The Humane Society of Missouri began in 1870 with a focus on preventing cruelty to workhorses in the St. Louis area. Now HSMO is celebrating 150 years of providing homes and care for animals in need, as well as education for the community.
“The Humane Society has grown tremendously through increased services for abused and neglected and unwanted animals,” explains HSMO president Kathy Warnick. “In addition, it has become the largest veterinary practice in Missouri, [and its] Animal Cruelty Task Force is the largest and only anti-cruelty team operating statewide in Missouri.”
HSMO advocates strongly for adoption of shelter animals with its motto “Adopt, don’t shop.” To that end, during the COVID-19 pandemic, HSMO has been offering curbside animal adoptions through its website, where interested individuals can look through pictures and videos of pets up for adoption and complete all necessary paperwork either online or over the phone.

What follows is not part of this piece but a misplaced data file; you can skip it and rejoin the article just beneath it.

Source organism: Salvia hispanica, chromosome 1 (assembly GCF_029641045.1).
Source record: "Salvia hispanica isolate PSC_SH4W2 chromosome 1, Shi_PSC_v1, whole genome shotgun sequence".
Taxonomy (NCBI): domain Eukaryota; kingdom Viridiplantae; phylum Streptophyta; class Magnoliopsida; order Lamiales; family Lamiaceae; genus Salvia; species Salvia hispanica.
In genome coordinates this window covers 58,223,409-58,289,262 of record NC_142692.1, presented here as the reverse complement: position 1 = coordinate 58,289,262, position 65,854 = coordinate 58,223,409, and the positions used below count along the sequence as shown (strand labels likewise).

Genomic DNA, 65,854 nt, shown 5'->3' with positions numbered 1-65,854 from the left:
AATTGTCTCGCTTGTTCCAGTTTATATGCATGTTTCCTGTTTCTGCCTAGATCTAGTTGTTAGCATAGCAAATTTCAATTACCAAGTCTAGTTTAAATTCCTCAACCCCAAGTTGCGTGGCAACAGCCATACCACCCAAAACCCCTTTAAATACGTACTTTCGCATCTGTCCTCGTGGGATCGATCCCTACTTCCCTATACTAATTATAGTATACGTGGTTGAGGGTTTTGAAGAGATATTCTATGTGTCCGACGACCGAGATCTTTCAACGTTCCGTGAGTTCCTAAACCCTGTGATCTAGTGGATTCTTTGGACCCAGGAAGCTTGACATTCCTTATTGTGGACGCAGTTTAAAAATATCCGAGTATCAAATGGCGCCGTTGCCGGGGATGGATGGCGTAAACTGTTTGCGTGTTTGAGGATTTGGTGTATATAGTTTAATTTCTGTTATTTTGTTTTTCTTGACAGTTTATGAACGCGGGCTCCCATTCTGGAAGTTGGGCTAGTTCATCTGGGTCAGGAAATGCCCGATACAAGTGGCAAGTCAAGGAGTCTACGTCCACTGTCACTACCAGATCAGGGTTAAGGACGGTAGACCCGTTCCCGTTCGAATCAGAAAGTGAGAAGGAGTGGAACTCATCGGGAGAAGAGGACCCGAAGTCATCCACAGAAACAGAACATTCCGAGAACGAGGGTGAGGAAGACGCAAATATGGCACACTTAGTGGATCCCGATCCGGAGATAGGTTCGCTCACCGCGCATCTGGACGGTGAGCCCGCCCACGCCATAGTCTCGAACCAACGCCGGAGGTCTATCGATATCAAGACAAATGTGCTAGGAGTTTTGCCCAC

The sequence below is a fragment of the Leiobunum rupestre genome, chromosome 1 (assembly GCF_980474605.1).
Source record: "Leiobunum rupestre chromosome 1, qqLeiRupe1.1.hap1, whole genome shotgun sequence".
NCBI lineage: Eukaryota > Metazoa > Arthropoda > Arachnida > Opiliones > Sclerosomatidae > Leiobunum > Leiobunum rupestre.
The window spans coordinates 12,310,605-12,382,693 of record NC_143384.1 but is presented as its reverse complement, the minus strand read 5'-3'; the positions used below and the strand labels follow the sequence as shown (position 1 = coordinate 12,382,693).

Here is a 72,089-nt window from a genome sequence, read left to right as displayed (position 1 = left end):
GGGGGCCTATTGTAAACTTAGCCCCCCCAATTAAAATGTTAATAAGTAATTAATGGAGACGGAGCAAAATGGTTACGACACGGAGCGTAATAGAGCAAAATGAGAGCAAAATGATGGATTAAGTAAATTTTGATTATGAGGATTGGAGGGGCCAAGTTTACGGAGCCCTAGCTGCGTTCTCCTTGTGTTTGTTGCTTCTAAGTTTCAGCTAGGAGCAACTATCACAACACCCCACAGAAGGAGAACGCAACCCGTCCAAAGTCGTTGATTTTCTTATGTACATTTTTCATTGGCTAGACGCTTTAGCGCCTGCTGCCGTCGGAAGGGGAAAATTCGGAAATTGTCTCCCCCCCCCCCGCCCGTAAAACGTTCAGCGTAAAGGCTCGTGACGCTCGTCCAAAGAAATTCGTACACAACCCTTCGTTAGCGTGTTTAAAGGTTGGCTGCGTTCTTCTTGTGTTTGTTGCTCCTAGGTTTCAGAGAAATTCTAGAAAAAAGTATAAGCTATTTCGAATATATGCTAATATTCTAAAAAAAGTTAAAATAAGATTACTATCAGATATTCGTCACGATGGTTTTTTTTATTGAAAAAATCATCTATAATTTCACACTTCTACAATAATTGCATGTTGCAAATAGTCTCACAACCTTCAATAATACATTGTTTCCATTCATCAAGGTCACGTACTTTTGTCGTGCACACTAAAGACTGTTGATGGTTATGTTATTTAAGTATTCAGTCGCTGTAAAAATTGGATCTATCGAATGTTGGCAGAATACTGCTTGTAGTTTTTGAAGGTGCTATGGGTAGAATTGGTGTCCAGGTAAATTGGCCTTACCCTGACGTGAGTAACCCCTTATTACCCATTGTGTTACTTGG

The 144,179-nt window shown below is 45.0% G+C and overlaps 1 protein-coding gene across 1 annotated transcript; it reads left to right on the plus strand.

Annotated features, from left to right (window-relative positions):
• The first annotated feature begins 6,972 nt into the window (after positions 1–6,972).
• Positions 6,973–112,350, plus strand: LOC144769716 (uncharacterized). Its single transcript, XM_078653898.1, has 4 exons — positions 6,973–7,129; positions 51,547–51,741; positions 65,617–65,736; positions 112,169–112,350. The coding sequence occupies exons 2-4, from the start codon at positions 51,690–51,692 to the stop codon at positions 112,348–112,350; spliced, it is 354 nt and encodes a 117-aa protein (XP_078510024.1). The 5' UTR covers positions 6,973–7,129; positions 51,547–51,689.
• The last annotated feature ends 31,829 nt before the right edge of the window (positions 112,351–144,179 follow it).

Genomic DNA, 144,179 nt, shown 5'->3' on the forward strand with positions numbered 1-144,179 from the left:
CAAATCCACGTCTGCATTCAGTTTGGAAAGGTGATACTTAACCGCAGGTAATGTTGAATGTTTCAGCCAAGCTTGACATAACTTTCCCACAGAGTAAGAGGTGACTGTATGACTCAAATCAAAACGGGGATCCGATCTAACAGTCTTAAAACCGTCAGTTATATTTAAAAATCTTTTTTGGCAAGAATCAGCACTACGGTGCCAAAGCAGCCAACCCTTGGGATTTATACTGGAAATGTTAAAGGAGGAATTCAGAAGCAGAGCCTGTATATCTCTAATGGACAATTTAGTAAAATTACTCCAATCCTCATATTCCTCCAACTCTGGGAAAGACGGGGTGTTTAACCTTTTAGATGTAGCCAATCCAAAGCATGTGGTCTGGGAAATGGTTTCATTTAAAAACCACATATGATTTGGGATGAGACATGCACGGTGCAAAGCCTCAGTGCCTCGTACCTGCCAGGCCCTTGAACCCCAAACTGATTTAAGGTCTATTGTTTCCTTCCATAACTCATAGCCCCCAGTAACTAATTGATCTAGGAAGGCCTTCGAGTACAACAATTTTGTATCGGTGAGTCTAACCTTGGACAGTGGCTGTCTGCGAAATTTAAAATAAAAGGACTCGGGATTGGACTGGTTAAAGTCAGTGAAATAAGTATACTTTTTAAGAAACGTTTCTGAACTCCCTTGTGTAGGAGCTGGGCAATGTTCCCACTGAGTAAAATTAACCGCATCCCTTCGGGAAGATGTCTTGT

“People have really embraced pet adoption during the pandemic,” Warnick says, adding that more than 2,000 pets have been adopted since March. “It’s been working really well.”
In recent years, HSMO has also expanded its education program, working with local school districts to help younger children become educated through reading about animals. Efforts in this area include the Humane IQ Program for fifth grade students in low-income areas and the Shelter Buddies Reading Program. “Educating people when they’re young is the best antidote to animal cruelty and neglect,” Warnick says.
As a nonprofit, HSMO does not receive any tax support and relies on donor support to provide its services to animals and the community.
“For our 150th anniversary, we are launching a campaign this fall with [St. Louis-born radio and TV talk show host, producer and writer] Andy Cohen as our celebrity sponsor,” Warnick adds. “He will be featured asking the public to help support animals in need.”
Information on the campaign, how to donate and volunteer opportunities with HSMO can be found on its website. “We always need help to keep the Humane Society up and running,” Warnick concludes.
Humane Society of Missouri, 1201 Macklind Ave., St. Louis, 314-647-8800, hsmo.org
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